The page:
England isn’t known to be a sunny country, neither is Germany. Both nations are leaders of Europe’s renewable development and hosts to the partnership between Europe’s largest utility and one of the leading U.S. solar companies. E.ON’s collaboration with Sungevity entered a third country with the launch of Go Solar in the UK.
Alec Guettel is back in North Carolina. It has been decades since he obtained his bachelor of arts in Political science from the University of North Carolina at Chapel Hill. Guettel and another of Sungevity’s executives are staying at the local Mariott, while they oversee the company’s entrance into the state. They will also be attending the NC Clean Tech Summit, where Geuttel will be one of the key people in a panel discussion on February 20, 2015. He took my call in his hotel room. In the course of our interview, Guettel said, “we have really positioned ourselves as the partner of choice for utilities.”
The ECOreport Part Three of the Five Most Attractive Nations for Renewable Investments, Energiewende Will Succeed
Bye Roy L Hales
American critics of Energiewende regularly announce its approaching demise. A hypocritical article in the Wallstreet Journal announced that Germany will spend €1 trillion on its’ renewable energy experiment by 2040, without mentioning that a large portion of that money was for electric grid upgrades that would be needed anyway. Nor did the author disclose the fact an even larger sum (€90 billion a year) would have gone to fossil fuels. Similarly, Forbesmocked Germany’s slight rise in CO2 levels, without mentioning they are already 23% lower than the 1990 benchmark set by the Kyoto Accord. (The author’s country, the US, is still 5% above that target.) Their carping does not explain how Germany became Europe’s powerhouse and the fourth largest economy in the World. Nor does it do justice to the nation the Renewable Energy Country Attractiveness Index (RECAI) ranks #3for renewable investments. Energiewende will succeed because it is embraced by the German people.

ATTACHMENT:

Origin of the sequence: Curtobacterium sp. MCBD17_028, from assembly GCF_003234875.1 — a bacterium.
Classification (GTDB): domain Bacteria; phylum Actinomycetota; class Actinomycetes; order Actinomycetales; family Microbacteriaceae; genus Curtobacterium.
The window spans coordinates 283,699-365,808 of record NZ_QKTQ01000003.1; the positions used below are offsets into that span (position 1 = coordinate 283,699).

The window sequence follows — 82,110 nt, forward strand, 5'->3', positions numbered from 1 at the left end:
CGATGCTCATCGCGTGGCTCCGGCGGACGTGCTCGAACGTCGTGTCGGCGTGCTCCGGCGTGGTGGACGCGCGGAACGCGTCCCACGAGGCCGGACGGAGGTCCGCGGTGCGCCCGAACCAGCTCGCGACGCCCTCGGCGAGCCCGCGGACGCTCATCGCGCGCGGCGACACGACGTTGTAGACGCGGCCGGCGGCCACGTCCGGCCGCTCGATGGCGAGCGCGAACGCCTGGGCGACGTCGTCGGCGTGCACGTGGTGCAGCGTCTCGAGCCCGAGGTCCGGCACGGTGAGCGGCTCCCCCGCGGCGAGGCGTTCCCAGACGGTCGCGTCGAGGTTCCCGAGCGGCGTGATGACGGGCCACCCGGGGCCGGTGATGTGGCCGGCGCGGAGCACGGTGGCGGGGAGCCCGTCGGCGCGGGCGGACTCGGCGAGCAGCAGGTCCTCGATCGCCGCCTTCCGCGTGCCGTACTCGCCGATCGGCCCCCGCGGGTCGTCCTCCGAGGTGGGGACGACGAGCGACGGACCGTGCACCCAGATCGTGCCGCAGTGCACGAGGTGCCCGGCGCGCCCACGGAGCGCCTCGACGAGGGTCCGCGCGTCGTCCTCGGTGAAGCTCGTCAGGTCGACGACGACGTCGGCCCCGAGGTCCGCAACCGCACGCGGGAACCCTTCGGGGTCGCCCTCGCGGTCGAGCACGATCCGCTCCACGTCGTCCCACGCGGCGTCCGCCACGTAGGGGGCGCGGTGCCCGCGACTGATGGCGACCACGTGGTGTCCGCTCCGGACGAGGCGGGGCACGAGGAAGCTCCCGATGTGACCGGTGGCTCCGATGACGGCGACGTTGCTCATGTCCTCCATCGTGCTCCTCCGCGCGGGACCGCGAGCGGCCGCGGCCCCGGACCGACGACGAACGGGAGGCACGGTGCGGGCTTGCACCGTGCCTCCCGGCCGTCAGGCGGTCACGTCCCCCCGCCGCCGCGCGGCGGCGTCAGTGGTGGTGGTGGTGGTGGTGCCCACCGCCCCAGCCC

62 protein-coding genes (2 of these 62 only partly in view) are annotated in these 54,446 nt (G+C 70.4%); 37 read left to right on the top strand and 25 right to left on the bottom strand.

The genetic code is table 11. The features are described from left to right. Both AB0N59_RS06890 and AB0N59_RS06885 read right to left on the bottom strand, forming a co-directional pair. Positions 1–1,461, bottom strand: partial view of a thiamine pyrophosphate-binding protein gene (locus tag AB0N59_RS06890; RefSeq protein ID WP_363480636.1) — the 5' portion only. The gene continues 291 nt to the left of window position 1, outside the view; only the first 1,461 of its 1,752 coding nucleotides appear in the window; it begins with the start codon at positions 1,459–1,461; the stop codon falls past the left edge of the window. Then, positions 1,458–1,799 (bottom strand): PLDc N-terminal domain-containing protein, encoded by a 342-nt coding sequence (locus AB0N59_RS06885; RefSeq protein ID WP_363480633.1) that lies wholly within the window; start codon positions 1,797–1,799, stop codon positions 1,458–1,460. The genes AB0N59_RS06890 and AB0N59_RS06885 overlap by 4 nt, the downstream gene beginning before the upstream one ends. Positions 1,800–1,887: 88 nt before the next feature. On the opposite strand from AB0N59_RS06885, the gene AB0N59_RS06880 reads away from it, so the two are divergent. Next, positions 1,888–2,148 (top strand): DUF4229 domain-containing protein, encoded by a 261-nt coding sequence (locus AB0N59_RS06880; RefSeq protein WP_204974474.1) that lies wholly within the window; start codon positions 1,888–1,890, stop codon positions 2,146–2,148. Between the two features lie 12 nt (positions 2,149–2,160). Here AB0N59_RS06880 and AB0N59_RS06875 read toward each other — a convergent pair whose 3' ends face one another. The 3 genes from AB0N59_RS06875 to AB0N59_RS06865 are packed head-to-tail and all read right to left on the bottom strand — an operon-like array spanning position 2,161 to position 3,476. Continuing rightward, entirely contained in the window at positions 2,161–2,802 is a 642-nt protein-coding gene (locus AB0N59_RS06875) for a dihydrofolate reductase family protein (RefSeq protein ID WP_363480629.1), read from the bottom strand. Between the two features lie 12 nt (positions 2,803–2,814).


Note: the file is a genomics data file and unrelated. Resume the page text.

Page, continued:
If the stock market’s response is any indication, E.ON has the right idea. Shares are selling at a two year high. A little over two weeks ago the price was €12.948; yesterday’s closing sale was €15.055. On November 30, Germany’s largest utility announced that it will split into two parts. A new company will be formed to take over conventional energy sources, allowing E.ON to focus on the new energy world.